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Palter & Chatter shatters harmony of green space approval

Lee Walton

It didn’t take long for the elitist editors of the Palter & Chatter to sharpen their steely little ink-stained knives and begin a concerted effort to press County Council into reversing its July 24th decision to approve PRC’s purchase of a 420 acre park site at Harmony Hall near Megget. It’s amazing how bitter and backstabbing these narrow-minded folks can be when things don’t go their way. Notwithstanding the “dog ‘n pony show” by Mayor Riley, City Council member Begone Evans, The Machine’s Colleen Condon, and a gaggle of the Mayor’s bought-by-the-pound sycophants, Riley and his deal-estate development cronies’ attempt to condition the Long Savannah Swampland purchase to a shift in the Urban Growth Boundary failed to fool the majority of enlightened and independent members of County Council.

Without the conditioned linkage pressed by Riley, the City annexation of Long Savannah for higher density zoning and critical public sewer service will be a much costlier and more problematic fight. The County Planning Commission’s August Meeting will be the first open, public airing of Riley’s latest vision to develop a “new urbanism” nightmare producing 36,000 more vehicle trips per day on Bees Ferry Road, The Glenn McConnell Expressway and Savannah Highway. The fight to approve Long Savannah promises to be as intriguing and politically vicious as another fall season of the Sopranos.

Deep down, Mayor Joe and his trusty deal-estate development cronies know that, with Harmony Hall as a much more attractive and usable County park site with almost two miles of waterfront, the Long Savannah Swampland park site purchase becomes harder to sell to the majority of County Council and the tax payers of the County, particularly those who must contend with the tens of thousands of Riley’s “old urbanism” commuters each day. The catfight he now faces in the coming months over Long Savannah will likely cost him more political capital than he can afford to invest with his mayoral election looming in November and a covey of firefighter “wrongful death” lawsuits hitting the courts and local news outlets this fall.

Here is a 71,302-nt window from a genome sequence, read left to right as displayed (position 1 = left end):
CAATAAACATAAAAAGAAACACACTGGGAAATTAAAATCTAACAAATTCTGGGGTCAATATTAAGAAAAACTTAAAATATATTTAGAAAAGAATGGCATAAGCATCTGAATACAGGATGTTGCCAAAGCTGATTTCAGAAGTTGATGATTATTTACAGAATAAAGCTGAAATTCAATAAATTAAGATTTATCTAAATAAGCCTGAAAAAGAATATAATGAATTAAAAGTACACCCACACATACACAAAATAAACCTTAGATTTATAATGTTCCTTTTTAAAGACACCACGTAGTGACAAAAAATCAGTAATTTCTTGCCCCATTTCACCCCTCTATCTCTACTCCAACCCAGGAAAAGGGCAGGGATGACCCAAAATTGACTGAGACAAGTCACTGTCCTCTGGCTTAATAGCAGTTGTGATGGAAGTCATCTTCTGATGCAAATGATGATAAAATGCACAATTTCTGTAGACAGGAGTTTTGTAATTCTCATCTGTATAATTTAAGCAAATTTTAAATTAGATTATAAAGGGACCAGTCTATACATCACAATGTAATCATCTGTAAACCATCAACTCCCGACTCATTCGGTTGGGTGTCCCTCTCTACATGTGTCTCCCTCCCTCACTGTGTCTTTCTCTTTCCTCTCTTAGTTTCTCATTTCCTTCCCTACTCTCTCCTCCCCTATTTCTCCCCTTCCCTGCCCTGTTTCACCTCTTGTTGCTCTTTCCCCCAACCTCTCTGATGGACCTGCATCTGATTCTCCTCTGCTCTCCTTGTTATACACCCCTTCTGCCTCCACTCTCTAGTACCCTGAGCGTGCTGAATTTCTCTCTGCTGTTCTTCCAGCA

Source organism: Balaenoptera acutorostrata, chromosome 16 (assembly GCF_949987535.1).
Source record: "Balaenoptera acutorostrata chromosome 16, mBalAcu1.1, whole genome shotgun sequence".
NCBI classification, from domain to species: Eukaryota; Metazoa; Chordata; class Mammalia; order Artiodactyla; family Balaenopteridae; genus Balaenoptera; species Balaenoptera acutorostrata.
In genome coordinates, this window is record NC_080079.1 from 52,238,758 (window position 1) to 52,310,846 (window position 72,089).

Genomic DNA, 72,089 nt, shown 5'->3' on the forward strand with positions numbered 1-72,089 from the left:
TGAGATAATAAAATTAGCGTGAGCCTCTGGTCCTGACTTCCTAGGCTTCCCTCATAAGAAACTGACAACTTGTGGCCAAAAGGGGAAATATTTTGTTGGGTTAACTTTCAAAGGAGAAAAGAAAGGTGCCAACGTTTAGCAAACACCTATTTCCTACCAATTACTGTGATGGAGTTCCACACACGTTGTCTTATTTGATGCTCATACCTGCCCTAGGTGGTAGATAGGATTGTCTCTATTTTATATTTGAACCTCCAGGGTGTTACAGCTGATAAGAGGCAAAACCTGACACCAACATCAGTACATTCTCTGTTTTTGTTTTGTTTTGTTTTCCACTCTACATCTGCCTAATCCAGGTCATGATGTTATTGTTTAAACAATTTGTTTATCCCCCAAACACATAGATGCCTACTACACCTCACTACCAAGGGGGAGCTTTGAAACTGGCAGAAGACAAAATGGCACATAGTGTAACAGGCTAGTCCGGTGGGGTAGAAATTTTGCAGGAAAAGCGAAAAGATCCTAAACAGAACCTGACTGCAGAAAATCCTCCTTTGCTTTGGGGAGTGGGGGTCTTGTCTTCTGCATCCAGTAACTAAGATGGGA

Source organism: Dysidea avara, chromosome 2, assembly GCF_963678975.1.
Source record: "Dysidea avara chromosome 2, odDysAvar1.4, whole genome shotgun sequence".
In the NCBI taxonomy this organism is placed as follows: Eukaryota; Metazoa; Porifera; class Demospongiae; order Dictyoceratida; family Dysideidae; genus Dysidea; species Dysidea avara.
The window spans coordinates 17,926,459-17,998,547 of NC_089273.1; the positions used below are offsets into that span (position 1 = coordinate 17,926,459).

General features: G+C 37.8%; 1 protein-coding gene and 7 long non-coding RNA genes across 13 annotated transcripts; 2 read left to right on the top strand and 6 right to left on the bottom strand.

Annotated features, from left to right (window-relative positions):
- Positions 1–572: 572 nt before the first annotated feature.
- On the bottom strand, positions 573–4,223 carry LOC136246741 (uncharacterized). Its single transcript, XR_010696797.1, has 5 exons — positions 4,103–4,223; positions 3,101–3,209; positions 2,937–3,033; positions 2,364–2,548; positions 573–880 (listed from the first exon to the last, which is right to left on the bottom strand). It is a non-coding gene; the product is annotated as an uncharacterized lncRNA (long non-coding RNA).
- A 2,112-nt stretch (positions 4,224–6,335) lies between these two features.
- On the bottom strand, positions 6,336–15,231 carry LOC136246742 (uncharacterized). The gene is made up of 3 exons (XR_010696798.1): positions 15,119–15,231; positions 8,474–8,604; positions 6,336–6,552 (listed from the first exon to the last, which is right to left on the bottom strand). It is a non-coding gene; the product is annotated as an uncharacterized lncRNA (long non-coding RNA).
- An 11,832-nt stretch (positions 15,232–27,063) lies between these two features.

In an open, one-on-one comparison between Harmony Hall and the Long Savannah Swampland, the Harmony Hall purchase is the obvious winner for taxpayers and West Ashley commuters. To the contrary, linking the purchase of the Long Savannah Swampland park site to a relocation of the UGB to allow annexation into Riley-World and zoning to build 3,600 houses will greatly exacerbate urban sprawl and its many adverse impacts upon the tenuous quality-of-life remaining west of the Ashley River.

With the planned development of Long Savannah and Riley’s mega-traffic circle at the Intersection of Bees Ferry Road and the Glenn McConnell Expressway, the completion of I-526 will be obsolete and under capacity before it can be built. PRC’s purchase of Harmony Hall will reduce sprawl by insuring that a prime piece of excellent waterfront property will not be desecrated by “new urbanism”, adding to already overstressed rural roadways southwest of Ravenel.

As a coastal maritime park, Harmony Hall will not contribute to highway commuter congestion, the demand for extensive public sewer service or produce urban runoff to pollute the waterways and coastal marshes of the Lowcountry. No need to move the UGB, no thousands of additional homes and cars, no “executive session” deals for annexation, sewer service, or a three-fold increase in development density. A new County park near Ravenel and Megget would also bring much needed business and job opportunities to the local populations in those communities. It’s a no-brainer; everyone wins with PRC’s Harmony Hall Park, but all of the County will lose with 3,600 more homes in Long Savannah.

As usual in Charleston politics, the fun and games have only begun. Mayor Joe has already jacked up the Palter & Chatter’s editorial staff to a fever pitch. Will that bunch of third floor “wannabe experts” ever consider the real public price tag for the impact of Riley’s next “world-class new urbanism” vision gone nightmare? More over crowded schools and roadways, more taxpayer funded water lines, sewers, fire and police protection, decreased quality-of-life and property values, and no way to evacuate quickly – the costs of Riley’s past visions of “new urbanism” are well known. The last thing the Lowcountry needs is another new “ism” form Charleston City Hall.

Hopefully, the majority of County Council, The Machine’s Colleen notwithstanding, will see through all of Riley’s smoke and mirrors and vote against moving the UGB for Long Savannah. County Council must represent voters who struggle every day to make a good life here for themselves and their families – it’s time to protect what little quality-of-life the Lowcountry has left. Don’t move the UGB!

Your Comments:

It was hard to determine the substance in the Post and Courier editorial. It didn't dispute the merit of the purchase. It seemed more upset that the seller was making a profit. (Oh, making a profit is bad?) It seemed irrelevant to the newspaper that the market value is well in excess of the purchase price.

The decision was not only that of Council. The PRC made the decision to buy after considerable deliberation and was swayed by the tremendous value in the purchase and the likelihood that a similar opportunity would never again be presented to it.

Because Joe Riley and the newspaper editors don't like the deal, presumably because it threatens the likelihood of a Long Savannah purchase, Council is supposed to reverse its decision? Who is running the County?

Posted by: anonymous at July 30, 2007 09:45 AM

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